Blackmail could indeed be a thing if the hackers haven't shot off their whole ammo but are holding back some stronger material they have found on the laptop. But for now, we don't have any tangible evidence of that; it's just a could-be theory. And again, if I wanted to blackmail Biden, I would do it with a lot less noise, and I would try to do it in a way that would *not* lower his electability.
What am I missing?
PS. For what it's worth, the authenticity of at least one of the emails has now been confirmed by Rob Graham, who is a serious security researcher and not known for picking sides in political conflicts. See https://twitter.com/riskybusiness/status/1322078166496673793 and his confirmation at https://twitter.com/ErrataRob/status/1322078561675730945 . This may have come out too late for this post, but just wanted it mentioned, as it means that the "refused to have the laptop examined" part is not central.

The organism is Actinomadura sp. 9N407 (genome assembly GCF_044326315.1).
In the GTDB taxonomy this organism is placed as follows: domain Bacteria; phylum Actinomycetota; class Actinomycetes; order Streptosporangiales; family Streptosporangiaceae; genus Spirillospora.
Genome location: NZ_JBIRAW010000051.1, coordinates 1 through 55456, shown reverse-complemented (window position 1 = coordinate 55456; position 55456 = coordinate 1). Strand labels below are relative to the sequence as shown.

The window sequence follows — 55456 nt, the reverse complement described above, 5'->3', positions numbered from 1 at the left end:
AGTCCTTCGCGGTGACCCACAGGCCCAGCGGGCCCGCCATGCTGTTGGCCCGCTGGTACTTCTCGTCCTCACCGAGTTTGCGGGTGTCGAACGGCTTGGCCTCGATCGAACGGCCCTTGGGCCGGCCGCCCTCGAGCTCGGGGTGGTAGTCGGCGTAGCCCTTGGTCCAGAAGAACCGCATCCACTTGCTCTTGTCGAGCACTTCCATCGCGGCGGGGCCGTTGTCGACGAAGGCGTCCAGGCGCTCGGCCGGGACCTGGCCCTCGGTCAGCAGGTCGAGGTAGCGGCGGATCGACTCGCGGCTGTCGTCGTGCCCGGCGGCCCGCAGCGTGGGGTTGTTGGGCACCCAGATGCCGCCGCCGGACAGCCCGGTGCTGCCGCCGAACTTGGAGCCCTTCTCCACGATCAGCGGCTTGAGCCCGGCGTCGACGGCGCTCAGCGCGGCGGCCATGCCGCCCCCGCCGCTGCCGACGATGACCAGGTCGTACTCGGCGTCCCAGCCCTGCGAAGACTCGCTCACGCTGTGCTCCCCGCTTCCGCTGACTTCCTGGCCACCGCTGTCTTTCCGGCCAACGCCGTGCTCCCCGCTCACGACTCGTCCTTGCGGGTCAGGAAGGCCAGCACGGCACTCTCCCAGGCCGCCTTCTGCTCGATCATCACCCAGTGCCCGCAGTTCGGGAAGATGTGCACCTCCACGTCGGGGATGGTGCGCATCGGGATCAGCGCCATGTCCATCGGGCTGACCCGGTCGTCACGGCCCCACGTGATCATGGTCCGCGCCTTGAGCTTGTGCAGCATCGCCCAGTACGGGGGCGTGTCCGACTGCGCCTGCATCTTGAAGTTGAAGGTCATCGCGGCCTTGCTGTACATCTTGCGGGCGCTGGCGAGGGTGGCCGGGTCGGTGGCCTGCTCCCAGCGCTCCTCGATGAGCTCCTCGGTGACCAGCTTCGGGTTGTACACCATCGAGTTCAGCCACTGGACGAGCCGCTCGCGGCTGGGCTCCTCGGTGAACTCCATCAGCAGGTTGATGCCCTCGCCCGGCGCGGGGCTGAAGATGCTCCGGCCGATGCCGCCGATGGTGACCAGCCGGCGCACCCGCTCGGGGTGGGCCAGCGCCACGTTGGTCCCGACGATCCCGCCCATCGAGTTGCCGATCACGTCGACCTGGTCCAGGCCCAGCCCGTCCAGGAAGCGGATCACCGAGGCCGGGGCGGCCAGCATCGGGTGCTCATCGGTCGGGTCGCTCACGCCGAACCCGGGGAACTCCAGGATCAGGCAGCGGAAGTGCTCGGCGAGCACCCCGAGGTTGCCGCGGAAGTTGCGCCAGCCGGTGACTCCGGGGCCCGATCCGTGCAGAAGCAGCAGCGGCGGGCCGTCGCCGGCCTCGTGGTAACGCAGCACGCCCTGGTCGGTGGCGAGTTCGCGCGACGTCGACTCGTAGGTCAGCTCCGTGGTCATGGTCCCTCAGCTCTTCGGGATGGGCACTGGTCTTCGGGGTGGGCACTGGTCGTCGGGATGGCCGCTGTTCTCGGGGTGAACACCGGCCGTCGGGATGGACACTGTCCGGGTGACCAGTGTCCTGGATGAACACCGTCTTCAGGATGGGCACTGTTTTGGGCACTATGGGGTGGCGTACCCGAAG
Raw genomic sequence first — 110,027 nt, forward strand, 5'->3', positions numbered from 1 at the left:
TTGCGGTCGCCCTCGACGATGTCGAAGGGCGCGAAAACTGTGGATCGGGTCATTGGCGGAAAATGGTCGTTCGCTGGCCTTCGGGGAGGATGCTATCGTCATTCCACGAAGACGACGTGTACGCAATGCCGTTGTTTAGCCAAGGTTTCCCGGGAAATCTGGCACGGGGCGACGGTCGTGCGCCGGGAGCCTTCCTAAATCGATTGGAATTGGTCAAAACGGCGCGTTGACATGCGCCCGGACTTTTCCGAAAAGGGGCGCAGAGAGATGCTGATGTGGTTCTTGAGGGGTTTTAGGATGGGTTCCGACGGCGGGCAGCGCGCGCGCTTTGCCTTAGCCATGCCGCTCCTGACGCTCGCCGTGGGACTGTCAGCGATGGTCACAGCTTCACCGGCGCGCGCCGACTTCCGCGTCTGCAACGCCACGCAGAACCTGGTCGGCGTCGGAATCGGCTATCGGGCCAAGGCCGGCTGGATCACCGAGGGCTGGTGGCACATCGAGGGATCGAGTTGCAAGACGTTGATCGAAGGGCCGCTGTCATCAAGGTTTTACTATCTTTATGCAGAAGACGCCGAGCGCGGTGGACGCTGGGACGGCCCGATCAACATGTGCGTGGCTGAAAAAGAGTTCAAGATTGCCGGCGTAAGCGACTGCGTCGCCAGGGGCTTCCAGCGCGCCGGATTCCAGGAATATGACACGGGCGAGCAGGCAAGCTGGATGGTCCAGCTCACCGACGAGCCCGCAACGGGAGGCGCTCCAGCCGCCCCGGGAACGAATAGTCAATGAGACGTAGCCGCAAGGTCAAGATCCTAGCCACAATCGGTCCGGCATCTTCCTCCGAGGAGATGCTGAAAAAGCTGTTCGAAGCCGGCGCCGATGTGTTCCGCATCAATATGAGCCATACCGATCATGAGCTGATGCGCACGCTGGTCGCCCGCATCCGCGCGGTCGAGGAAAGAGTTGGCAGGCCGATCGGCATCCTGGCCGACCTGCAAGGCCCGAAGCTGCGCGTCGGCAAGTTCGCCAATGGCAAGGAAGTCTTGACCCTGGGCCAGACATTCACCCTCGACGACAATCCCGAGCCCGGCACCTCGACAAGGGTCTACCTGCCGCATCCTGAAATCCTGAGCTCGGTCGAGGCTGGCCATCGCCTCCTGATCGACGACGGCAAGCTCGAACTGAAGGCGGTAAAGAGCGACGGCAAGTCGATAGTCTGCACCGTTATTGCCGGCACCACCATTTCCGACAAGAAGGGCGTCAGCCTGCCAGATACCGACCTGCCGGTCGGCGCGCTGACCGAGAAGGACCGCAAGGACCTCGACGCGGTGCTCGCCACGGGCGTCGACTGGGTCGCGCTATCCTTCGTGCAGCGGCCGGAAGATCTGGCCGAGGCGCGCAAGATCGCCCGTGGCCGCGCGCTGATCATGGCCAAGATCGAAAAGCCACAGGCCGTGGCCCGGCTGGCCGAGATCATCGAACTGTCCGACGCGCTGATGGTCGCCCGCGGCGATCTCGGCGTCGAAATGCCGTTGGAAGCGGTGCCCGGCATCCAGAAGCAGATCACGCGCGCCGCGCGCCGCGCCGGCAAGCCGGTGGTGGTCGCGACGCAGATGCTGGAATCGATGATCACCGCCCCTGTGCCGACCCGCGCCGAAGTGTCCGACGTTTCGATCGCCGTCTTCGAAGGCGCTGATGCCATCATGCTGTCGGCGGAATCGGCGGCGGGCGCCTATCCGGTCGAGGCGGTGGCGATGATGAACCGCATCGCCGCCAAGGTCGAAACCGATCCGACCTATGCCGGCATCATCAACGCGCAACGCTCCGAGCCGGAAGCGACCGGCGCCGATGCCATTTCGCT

Thank you for your cogent comments and perspective.